Sukkot begins at sundown
The seven-day festival gets its name from the huts or “sukkahs” that Moses and the Israelites lived in as they wandered the desert for 40 years before they reached the Promised Land.
Jewish congregations in Oklahoma celebrate along with Jews across the world, God’s faithfulness to the Israelites. As they build sukkahs at their synagogues and temples, the structures serve as reminders that the Lord is still faithful today. In the 2005 photograph pictured at left are members of Temple B’nai Israel in Oklahoma City enjoying the sukkah built on temple grounds.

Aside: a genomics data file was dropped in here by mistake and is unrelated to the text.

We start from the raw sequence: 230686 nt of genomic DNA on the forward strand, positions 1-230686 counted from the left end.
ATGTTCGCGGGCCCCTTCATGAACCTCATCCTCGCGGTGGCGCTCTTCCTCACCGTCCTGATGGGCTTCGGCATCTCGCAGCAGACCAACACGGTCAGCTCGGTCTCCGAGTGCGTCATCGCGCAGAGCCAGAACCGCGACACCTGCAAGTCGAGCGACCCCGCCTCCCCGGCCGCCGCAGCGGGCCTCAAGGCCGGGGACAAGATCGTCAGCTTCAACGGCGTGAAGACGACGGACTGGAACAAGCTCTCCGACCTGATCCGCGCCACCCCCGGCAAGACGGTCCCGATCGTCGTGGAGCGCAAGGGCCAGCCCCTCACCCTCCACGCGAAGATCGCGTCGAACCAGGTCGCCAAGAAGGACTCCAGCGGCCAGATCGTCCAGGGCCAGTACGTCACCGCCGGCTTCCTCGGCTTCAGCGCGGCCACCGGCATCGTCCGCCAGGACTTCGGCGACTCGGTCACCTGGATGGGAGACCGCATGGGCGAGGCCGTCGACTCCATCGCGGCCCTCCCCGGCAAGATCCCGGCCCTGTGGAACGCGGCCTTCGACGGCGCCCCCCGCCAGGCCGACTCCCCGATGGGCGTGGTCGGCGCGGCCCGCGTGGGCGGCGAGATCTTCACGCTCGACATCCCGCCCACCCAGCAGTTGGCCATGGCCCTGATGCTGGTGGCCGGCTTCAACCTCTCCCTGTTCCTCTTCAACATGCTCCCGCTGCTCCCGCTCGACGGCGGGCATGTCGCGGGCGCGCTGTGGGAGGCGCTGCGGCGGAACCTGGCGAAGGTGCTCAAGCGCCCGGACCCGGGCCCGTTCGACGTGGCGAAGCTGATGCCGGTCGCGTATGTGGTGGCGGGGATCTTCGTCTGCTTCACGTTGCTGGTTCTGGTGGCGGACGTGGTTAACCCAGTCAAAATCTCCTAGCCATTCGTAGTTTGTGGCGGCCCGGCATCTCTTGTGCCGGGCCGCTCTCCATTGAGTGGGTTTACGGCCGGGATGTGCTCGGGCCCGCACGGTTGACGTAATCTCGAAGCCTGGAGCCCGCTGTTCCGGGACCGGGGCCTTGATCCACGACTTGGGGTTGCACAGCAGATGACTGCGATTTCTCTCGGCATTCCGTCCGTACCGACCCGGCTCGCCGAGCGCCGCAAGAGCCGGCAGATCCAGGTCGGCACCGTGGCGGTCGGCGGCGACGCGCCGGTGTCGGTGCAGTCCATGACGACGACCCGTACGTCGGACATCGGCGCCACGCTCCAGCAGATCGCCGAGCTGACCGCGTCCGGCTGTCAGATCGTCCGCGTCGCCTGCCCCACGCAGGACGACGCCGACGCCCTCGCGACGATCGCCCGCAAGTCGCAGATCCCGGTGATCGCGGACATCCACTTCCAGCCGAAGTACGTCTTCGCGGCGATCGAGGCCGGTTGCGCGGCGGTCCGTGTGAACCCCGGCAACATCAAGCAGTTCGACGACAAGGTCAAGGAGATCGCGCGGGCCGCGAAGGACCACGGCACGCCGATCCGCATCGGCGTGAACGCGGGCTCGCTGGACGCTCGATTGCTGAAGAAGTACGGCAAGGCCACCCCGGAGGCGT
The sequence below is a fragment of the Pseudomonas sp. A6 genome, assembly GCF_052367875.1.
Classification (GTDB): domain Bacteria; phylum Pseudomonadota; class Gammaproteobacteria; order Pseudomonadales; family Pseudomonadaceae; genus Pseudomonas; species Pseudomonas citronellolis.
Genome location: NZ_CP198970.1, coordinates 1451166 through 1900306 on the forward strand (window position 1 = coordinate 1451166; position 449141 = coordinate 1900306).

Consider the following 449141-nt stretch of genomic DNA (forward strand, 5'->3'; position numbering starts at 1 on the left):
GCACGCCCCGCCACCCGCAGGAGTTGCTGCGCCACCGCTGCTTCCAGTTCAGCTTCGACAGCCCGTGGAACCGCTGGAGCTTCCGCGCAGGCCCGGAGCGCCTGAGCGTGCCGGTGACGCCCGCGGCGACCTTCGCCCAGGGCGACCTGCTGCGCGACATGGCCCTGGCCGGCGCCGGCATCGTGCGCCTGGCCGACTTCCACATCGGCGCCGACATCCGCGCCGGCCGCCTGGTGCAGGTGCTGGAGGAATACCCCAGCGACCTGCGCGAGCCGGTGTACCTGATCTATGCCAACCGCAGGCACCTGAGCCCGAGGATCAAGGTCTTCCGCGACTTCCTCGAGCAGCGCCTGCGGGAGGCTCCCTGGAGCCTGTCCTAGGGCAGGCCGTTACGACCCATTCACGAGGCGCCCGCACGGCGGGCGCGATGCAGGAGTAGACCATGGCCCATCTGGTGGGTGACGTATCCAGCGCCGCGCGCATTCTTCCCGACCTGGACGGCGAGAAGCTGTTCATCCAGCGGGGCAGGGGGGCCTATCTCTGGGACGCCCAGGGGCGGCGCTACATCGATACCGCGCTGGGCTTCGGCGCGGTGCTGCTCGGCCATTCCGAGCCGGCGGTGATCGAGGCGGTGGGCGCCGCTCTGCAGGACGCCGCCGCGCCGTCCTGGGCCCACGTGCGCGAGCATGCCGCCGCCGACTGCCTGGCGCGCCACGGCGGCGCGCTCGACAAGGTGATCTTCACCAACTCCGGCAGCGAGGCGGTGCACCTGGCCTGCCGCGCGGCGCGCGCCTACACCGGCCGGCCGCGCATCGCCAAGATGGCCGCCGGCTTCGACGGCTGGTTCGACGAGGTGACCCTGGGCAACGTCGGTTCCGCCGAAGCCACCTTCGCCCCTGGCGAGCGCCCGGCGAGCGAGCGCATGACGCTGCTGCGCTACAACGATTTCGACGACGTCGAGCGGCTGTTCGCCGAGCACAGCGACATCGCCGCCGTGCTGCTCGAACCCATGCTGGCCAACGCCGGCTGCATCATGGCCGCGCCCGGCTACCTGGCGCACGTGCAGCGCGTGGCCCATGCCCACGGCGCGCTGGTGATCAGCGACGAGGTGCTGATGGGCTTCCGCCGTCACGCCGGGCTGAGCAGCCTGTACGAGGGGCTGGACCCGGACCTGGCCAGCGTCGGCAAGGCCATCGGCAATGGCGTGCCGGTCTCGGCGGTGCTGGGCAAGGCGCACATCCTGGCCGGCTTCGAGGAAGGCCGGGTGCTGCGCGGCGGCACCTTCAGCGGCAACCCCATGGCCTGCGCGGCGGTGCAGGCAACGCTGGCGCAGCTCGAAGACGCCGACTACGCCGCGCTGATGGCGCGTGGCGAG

Many Jewish people also build sukkahs at their homes and eat and sleep in them over the course of the festival.
Meanwhile, Sukkot serves as a reminder to congregations of their agricultural roots and the harvest. People often hang papier-mache vegetables from the sukkah’s ceiling to signify that God blessed the Israelites with a harvest of food they needed to survive.
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